Travel Clinic

At The infectious Diseases Expert group of NW Florida, we endeavor to provide the best pre-travel and post-travel care for our patients. Our expert doctors and nurses are adept at recommending vaccines that correlate with various destinations, as well as keeping travelers informed on their destinations. When you’re on vacation, you only have a certain amount of days to enjoy your trip and there isn’t much worse than spending them feeling sick in a hotel room.

What can I do if I get sick on vacation?

If you’re traveling locally, a trip to a local doctor or urgent care center or even an emergency room are options. A call to your health insurance company on their 800 number, may be a good place to start, so be sure to take your health insurance cards along with you. Be sure to keep all of your paperwork, because you will need to submit itemized bills for reimbursement to your health insurance provider and your prescription drug provider.

Always take along the basics when you travel, such as medicine for headaches, coughs, colds, stomach disorders, etc. This way, you’re prepared for minor illnesses.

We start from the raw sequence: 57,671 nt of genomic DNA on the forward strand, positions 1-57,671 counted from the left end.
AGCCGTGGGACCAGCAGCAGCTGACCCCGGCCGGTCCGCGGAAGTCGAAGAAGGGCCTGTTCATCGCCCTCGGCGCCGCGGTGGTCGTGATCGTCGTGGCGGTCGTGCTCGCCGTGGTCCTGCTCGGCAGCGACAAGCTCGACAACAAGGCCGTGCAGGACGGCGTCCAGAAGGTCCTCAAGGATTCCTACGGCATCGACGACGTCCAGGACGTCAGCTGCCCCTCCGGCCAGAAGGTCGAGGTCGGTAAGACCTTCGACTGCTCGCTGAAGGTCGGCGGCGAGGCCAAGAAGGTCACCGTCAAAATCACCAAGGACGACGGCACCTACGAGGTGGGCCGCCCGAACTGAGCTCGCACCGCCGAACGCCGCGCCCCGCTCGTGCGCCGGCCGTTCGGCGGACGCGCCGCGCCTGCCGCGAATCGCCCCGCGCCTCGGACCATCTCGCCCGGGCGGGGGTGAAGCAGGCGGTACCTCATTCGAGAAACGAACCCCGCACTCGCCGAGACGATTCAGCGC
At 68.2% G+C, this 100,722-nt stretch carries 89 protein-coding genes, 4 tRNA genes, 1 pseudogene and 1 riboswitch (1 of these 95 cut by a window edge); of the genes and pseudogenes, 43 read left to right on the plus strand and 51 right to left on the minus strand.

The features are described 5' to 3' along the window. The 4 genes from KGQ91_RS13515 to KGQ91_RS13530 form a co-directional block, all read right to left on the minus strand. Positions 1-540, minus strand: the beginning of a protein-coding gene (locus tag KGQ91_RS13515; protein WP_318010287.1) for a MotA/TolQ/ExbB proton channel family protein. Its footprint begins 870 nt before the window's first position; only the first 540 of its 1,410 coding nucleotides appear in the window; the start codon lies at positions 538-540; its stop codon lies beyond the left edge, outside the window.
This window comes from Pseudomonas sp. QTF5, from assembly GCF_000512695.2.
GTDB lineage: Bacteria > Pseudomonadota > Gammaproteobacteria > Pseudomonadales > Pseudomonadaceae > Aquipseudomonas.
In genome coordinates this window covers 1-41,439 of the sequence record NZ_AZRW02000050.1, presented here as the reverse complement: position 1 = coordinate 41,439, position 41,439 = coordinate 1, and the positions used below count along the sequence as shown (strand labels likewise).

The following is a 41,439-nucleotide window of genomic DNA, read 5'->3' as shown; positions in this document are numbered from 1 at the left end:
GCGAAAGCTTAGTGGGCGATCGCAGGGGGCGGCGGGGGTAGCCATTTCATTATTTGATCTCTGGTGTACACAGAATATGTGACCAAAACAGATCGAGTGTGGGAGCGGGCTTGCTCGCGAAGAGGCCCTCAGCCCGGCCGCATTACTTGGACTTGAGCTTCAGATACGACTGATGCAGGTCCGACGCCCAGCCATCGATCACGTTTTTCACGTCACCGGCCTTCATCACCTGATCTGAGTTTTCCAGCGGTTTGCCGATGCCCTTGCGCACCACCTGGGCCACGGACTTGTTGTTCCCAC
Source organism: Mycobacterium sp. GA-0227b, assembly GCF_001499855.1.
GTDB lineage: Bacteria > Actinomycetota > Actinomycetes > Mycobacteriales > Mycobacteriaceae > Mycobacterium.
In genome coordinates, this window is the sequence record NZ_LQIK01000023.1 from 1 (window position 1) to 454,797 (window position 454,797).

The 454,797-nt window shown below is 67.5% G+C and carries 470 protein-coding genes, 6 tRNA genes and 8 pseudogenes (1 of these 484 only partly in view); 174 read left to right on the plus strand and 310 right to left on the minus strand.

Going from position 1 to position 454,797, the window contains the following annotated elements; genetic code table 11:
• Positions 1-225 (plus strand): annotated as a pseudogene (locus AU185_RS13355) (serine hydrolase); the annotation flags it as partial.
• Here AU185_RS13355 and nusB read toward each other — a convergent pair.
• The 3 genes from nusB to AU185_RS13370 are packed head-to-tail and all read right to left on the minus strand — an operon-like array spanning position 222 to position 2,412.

When planning vacations or business trips, remember that certain countries outside the United States, such as Central or South America, Africa, The Middle East or Asia, require vaccinations and other preventive medications. Preparing for good health on your international trip is just as important as obtaining your passport and your airline ticket.

How can I stay healthy on my trip?

The best way to stay healthy on your trip is to start healthy. Visit your physician 6 to 8 weeks in advance, prior to traveling outside of the country, to ensure you have received the proper immunizations for the area to which you are traveling.

In the United States, vaccines are continually monitored to ensure safety and effectiveness. A decision not to immunize, involves risk of contracting preventable diseases than can be deadly or dangerous to your and others. Vaccinations, like any medication, may cause side effects. The most common side effect is soreness from the injection.

In addition, be sure to take your regular medication, avoid insect and animal bites, prevent sunburn and be aware of the food you are eating and the water you are drinking.

Travel Health Alerts

Be sure to check out CDC Travel Health Alerts and the World Health Organization (WHO) health alerts several weeks before leaving for your destination.